The use of cell line standards to reduce HER-2/neu assay variation in multiple European cancer centers and the potential of automated image analysis to provide for more accurate cut points for predicting clinical response to trastuzumab

Anthony Rhodes, Duncan Borthwick, Rob Sykes, Salam Al-Sam, Angelo Paradiso

Research output: Contribution to journalArticlepeer-review

Abstract

Immunohistochemical analysis, the most efficient way of assaying for HER-2/neu overexpression in patients with invasive breast cancer, is subject to variation in sensitivity and evaluation when used in multiple laboratories. Cell lines with differing but constant levels of HER-2/neu expression have been advocated as standard material against which assay sensitivity can be gauged. Automated image analysis could provide more precise linear measurements of HER-2/neu expression than the subjective and categorical scoring system originally designed for the HER-2/neu clinical trials. Multiple European laboratories (range, 92-126) stained 7 cell line standards on 6 successive occasions using a variety of immunohistochemical assays for HER-2/neu. During the 2-year study period, a trend toward a standard sensitivity level was observed, with significant improvement in numbers of laboratories achieving appropriate results. Image analysis gave reproducible and significantly different linear values for a total of 621 HER-2/neu results on cell lines previously categorized manually as 3+, 2+, 1+, or 0. The use of cell line standards and image analysis have the potential to assist in standardizing immunohistochemical results for predictive markers and provide more accurate and quantifiable cut points for predicting clinical response to therapy, respectively.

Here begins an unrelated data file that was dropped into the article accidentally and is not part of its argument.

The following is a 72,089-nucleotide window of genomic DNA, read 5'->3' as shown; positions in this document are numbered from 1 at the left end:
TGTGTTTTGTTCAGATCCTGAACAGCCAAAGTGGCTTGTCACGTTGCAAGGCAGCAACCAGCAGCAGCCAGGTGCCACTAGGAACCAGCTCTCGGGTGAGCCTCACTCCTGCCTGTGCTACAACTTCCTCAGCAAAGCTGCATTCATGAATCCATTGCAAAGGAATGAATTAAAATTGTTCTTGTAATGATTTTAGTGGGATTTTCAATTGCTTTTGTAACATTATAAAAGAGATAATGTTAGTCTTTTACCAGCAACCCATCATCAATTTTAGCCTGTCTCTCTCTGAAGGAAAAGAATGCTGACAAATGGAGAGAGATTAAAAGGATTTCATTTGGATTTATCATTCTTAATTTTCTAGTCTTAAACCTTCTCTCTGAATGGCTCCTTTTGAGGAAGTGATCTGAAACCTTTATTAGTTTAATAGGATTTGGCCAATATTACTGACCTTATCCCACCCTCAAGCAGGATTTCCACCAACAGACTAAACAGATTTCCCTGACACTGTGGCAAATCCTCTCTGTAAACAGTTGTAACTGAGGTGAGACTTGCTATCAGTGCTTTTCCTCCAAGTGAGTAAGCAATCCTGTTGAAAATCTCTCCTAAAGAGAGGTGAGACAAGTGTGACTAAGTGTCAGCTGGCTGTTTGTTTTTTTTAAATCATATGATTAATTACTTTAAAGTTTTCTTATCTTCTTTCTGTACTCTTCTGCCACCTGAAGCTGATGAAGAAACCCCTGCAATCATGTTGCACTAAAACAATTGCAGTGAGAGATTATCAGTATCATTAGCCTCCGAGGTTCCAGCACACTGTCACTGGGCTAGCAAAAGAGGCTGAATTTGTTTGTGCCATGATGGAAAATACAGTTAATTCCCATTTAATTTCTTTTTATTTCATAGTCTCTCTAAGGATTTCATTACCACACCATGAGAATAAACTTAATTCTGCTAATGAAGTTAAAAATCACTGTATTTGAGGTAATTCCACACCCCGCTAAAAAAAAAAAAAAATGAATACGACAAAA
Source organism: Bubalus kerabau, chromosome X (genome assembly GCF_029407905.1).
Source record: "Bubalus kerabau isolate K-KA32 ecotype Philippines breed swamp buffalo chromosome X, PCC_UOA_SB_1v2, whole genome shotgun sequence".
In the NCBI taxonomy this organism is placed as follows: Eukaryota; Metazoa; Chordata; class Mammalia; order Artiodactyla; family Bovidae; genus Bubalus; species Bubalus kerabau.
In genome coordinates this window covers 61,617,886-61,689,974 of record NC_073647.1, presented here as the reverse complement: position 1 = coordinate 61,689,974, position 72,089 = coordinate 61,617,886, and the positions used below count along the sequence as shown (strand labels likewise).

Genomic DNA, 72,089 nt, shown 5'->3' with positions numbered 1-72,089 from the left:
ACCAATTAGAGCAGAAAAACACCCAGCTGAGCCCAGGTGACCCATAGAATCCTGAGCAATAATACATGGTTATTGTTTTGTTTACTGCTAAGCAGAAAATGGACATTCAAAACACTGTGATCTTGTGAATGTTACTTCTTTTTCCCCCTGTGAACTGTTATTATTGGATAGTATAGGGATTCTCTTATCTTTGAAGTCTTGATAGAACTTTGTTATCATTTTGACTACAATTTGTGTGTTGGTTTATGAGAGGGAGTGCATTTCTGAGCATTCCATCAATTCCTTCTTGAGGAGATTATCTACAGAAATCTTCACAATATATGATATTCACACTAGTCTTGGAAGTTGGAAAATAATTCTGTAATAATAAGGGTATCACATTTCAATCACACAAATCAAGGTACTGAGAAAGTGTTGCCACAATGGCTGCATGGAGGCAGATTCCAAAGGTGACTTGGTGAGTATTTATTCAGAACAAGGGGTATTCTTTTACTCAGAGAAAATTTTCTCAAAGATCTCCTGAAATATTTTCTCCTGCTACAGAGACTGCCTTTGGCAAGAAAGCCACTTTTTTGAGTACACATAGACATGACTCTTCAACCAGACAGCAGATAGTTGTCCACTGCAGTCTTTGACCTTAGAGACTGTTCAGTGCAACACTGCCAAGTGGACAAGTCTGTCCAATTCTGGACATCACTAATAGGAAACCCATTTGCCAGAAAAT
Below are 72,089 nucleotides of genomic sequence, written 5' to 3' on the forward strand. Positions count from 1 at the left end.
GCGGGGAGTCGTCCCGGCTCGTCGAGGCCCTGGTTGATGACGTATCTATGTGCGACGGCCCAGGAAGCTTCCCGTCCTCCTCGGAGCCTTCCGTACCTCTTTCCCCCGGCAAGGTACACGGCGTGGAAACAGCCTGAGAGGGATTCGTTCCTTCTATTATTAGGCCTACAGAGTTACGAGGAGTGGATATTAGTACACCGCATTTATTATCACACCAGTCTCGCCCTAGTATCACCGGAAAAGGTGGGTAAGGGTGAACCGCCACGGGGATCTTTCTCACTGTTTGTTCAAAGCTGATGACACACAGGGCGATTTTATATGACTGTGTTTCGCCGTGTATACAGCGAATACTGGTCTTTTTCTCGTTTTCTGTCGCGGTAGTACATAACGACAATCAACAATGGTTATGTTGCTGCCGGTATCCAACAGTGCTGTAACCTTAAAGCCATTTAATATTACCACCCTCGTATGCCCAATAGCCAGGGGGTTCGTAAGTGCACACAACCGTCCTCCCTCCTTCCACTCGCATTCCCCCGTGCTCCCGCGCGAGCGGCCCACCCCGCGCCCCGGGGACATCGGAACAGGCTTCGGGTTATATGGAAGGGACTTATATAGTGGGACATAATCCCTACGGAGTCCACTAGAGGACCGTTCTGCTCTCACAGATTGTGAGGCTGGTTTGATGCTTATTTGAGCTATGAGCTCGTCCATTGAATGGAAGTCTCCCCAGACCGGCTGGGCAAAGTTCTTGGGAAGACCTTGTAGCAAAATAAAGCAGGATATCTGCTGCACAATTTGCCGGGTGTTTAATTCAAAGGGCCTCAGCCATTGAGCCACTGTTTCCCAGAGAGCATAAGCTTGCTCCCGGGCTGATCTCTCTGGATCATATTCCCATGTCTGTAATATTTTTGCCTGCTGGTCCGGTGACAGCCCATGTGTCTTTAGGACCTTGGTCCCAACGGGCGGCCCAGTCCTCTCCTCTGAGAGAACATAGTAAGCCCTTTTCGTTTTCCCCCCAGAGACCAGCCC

Original languageEnglish
Pages (from-to)51-60
Number of pages10
JournalAmerican Journal of Clinical Pathology
Volume122
Issue number1
DOIs
Publication statusPublished - Jul 2004

Keywords

  • Cell line standards
  • HER-2/neu
  • Image analysis
  • Immunohistochemical assays

ASJC Scopus subject areas

  • Pathology and Forensic Medicine

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